This blog tour is presented by Entangled Publishing.
Click HERE for more tour information.
Welcome to The Wormhole and my day on the tour.
It is my pleasure to feature Paula Altenburg and her book
Paula has stopped by for an interview:
When did you first realize you wanted to be a writer?
Paula: I never wanted to be a writer, I wanted to be reader. I have all these ideas running around in my head though, and I firmly believe in finishing things. I finished the first one to prove to myself that I could do it, and after that, I was off.
How many jobs did you have before you became a writer?
Paula: I’ve always written. I’ve had so many jobs while I raised my kids, and then one that I really thought was going to be my career until retirement. I loved it. But after I sold my first series (with a writing partner), I talked to my husband about hopes and dreams, and his advice was that you only live once. He suggested I pick the job that makes me the happiest because it wasn’t making him at all happy to have me working at two. So here I am.
How long does it take you to write a book?
Paula: I feel like I’m pathetically slow. Six months for a single title, three to four for a category. But then you start throwing in revisions and edits on top of the writing, and all bets are off.
What would you say is your most interesting writing quirk?
Paula: I really don’t think I have any writing quirks. To me, this is my job. I treat it the same as if I was still going to an office. (Except I write in sweatpants all day, and showering is optional when there’s a deadline involved, so maybe that’s the quirk?)
Where do you get your ideas or inspiration for your characters?
Paula: I always start with the characters and a situation they’re in, and it could be triggered by anything. I’m an abstract thinker, so “What if” scenarios are big with me. Something snags in my brain—a comment, an image, or a line from a song—and then my subconscious runs with it. You wouldn’t want to look inside that window. The mess isn’t pretty.
How do you decide what you want to write about?
Paula: Same as above. Usually I’ve heard or seen something I thought was interesting, and my subconscious takes over. I’d make a terrible police crime witness.
What books have most influenced your life?
Paula: I love books. I go through different stages where I read certain things almost exclusively, then flip back to something else. I’ll re-read well written stories, but they’re fiction and I recognize that. I really don’t have any preferences, and no one thing has influenced me. I think they all have. I’ll often go back to a book I read as a child just to see if it’s really as good as I remember, and I’ve never been disappointed.
What are you reading right now?
Paula: My sister got me hooked on Lee Child’s Jack Reacher series. I think the one I just started is called 61 Hours.
What do you like to do when you are not writing?
Paula: I love movies. I read, and I like to run. Running hasn’t been happening for me with deadlines lately, and that’s the one thing I obsess about.
What is your favorite comfort food?
Paula: Fresh-baked bread.
What do you think makes a good story?
Paula: A talented writer or story teller, and there’s a difference between the two. I can appreciate a well-written book, but it’s talent that brings it to life. I always use George RR Martin as an example because he has this huge imagination and the talent to back it up. He’s good with all the writing elements required to translate his vision onto paper. I can totally get lost in his worlds, and each of his characters is individual.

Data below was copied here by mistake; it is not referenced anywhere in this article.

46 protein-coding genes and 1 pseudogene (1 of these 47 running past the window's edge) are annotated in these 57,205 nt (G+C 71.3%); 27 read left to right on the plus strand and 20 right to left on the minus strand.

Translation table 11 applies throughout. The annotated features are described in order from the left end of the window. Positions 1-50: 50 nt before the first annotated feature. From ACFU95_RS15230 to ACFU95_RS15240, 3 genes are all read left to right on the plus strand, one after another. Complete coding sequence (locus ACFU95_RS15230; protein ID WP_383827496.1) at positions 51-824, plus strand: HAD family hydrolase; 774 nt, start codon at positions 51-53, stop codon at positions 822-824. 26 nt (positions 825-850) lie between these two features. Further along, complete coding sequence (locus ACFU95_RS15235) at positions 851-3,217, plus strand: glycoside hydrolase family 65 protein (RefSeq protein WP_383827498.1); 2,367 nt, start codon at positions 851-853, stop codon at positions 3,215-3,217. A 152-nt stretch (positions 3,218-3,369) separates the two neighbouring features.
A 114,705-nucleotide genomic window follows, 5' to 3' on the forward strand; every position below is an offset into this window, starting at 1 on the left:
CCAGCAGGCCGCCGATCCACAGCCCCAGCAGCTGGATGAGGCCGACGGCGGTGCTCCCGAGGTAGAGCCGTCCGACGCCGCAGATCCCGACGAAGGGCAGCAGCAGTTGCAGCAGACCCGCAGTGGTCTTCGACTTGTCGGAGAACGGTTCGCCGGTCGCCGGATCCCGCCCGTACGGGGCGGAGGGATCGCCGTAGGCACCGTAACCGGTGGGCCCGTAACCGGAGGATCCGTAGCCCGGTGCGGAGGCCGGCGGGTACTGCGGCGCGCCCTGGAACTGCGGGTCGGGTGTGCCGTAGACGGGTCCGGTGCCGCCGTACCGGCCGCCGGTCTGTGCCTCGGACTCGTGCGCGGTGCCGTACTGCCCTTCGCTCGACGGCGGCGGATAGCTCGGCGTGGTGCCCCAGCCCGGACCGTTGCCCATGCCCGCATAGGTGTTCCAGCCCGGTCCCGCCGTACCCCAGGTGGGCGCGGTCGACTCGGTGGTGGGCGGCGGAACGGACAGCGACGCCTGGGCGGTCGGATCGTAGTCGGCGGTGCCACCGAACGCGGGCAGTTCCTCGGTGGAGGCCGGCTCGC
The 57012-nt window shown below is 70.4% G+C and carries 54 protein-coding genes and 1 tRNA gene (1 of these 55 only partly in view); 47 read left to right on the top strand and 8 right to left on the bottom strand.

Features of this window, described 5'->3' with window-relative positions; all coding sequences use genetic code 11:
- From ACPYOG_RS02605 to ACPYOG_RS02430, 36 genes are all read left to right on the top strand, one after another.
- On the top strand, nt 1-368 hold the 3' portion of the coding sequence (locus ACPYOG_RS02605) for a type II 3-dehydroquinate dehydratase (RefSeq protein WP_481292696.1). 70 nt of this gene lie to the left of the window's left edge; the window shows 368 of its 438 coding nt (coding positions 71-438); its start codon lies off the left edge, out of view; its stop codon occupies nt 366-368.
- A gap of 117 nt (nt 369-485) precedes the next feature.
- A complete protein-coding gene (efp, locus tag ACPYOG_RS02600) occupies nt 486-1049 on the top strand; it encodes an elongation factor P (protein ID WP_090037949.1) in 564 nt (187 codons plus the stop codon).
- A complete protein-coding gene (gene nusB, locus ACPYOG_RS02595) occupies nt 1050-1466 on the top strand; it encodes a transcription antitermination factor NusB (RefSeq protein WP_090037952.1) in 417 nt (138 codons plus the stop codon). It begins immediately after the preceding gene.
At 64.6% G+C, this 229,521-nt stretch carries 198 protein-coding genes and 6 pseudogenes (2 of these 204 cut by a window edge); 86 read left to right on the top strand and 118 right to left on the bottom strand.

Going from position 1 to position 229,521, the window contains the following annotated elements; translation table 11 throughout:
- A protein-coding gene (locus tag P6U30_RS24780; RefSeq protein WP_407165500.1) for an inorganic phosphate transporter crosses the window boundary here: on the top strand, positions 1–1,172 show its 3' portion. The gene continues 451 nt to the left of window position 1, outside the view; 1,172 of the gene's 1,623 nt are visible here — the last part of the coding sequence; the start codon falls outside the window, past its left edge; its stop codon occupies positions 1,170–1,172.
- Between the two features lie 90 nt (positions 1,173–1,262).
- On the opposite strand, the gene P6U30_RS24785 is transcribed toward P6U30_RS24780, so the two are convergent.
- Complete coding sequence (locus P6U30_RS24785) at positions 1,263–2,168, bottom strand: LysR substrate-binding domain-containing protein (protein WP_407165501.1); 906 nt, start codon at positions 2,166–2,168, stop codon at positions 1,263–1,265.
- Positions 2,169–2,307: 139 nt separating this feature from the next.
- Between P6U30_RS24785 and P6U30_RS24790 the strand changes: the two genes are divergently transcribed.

Who would you consider your favorite author and why?
Paula: I have favorite authors in each of the different genres I read, and no one sticks out in particular. Obviously, George RR Martin is the fantasy guy for me right now. Stephen King is horror. For paranormal romance and urban fantasy, I’m going with Larissa Ione and Kim Harrison—but my list isn’t exclusive. I’d have to say I chose these ones off the top of my head because they all write such fabulous characters, and for me, when I’m writing, the characters come first.
Fun random questions:
• dogs or cats? Cats
• Coffee or tea? Coffee
• Dark or milk chocolate? Dark chocolate
• Rocks or flowers? Rocks
• Night or day? Day
• Favorite color? Blue
• Crayons or markers? Crayons
• Pens or pencils? Pens
The Demon’s Daughter by Paula Altenburg
Hunter is the only man capable of killing the demons that left the world in ruins. But when he’s hired by a notorious priestess to bring a thief to justice, the Demon Slayer gets more than he bargains for. Airie was raised in an abandoned temple as a priestess’s daughter, having no idea of her true origins. In a time when any half-breed spawn of a demon is despised by mortal and immortal alike, not knowing the truth is the only thing keeping her safe.
Forced to flee her home in the wake of disaster and discovery of who she is, Airie must place her trust in a man who believes she should never have been born. And when a demon uprising threatens lives he has
sworn to protect, Hunter has to make a choice: abandon Airie to an uncertain fate, or overcome his own personal demons and love her for who she truly is.
Well written. Fantastic characters, interested and clever - created with depth and care. The world building is exceptional. The story is well thought out and much more than expected. Do not miss out on this one!
It's international - prize - an ecopy of this fabulous story!